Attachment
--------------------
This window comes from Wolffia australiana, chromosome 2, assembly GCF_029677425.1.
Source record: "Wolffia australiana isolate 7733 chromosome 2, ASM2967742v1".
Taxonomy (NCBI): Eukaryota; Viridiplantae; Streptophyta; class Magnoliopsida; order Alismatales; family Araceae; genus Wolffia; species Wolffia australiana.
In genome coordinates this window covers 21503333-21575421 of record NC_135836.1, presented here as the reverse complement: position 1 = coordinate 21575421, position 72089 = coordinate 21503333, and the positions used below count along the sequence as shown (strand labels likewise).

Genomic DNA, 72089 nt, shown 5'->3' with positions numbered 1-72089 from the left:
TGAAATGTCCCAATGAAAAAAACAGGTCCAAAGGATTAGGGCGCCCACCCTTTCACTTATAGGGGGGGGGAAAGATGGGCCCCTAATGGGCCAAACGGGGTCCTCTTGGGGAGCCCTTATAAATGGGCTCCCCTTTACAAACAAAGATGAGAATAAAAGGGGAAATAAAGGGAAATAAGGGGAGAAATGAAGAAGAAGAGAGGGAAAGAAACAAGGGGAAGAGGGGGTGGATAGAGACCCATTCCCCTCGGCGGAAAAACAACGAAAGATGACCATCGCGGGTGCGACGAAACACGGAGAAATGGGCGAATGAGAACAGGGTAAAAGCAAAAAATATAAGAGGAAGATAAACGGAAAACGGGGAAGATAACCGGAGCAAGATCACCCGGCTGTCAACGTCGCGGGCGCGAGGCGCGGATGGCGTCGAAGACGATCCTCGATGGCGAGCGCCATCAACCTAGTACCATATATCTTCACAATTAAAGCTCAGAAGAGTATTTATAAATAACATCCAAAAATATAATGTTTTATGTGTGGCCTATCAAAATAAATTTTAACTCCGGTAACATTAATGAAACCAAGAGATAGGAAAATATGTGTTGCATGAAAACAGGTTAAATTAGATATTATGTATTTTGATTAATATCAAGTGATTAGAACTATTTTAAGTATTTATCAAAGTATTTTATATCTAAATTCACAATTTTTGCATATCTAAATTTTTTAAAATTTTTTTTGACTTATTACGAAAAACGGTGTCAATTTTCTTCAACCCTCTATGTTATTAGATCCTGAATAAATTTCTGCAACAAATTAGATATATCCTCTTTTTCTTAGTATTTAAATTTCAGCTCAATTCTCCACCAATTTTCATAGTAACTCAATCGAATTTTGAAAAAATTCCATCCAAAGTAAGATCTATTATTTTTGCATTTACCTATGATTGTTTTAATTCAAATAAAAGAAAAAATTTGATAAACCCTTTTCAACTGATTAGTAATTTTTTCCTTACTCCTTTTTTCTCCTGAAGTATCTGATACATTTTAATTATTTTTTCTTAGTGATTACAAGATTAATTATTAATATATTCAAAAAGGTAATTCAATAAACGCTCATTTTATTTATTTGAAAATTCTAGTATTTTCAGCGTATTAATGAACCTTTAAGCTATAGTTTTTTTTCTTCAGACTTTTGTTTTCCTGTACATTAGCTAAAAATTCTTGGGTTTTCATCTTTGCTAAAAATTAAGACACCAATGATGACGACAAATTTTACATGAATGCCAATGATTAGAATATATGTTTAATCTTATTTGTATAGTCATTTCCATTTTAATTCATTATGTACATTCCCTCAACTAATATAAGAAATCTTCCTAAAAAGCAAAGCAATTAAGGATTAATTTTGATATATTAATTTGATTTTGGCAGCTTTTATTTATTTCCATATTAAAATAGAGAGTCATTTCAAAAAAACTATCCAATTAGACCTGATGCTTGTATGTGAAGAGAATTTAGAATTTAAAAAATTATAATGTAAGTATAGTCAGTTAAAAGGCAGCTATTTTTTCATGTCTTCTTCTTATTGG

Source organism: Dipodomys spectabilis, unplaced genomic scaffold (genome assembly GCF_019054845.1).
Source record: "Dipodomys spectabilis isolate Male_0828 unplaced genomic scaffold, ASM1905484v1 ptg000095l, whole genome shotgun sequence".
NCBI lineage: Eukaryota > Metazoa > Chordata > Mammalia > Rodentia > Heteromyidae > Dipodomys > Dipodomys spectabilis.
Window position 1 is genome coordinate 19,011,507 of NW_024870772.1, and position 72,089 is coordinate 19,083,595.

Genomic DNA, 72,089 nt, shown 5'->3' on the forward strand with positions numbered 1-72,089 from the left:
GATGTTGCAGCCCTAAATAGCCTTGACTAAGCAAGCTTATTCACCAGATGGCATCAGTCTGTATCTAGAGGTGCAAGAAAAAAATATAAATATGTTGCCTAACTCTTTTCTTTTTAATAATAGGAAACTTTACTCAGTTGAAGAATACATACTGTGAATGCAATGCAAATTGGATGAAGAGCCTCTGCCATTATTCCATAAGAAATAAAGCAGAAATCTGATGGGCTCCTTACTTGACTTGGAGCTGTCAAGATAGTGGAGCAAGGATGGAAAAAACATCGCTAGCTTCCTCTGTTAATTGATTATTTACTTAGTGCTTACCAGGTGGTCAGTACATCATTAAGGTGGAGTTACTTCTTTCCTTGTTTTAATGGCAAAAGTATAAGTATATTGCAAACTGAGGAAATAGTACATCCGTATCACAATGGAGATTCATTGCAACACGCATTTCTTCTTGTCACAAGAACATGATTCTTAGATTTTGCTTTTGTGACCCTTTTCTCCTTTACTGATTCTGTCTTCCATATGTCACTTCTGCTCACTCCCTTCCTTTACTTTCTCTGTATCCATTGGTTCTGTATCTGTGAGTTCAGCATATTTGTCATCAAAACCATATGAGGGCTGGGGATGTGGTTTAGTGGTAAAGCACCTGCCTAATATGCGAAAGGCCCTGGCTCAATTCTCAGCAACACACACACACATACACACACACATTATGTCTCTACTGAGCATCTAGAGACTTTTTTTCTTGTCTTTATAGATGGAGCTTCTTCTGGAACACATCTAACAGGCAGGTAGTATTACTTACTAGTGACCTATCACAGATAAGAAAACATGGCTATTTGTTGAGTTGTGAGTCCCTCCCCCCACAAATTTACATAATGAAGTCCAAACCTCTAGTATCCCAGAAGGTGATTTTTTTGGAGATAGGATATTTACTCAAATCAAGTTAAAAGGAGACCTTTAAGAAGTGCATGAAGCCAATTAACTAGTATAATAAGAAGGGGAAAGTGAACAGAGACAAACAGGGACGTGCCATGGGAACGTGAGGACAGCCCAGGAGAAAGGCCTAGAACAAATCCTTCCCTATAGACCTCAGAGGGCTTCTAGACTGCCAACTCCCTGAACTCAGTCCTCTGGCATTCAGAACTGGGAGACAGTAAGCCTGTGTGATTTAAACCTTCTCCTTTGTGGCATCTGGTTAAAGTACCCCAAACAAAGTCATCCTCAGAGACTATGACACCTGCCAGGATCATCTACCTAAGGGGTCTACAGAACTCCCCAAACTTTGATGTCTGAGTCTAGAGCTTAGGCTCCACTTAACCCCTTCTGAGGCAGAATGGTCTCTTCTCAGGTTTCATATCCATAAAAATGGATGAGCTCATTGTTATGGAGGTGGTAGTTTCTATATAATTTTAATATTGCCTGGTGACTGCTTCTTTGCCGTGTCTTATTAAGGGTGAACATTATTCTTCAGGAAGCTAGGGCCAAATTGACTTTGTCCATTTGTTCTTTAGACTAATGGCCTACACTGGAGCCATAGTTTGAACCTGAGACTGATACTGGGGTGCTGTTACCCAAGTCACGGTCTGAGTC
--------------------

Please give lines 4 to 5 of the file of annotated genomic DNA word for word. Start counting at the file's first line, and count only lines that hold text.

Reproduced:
In genome coordinates this window covers 21503333-21575421 of record NC_135836.1, presented here as the reverse complement: position 1 = coordinate 21575421, position 72089 = coordinate 21503333, and the positions used below count along the sequence as shown (strand labels likewise).

Genomic DNA, 72089 nt, shown 5'->3' with positions numbered 1-72089 from the left: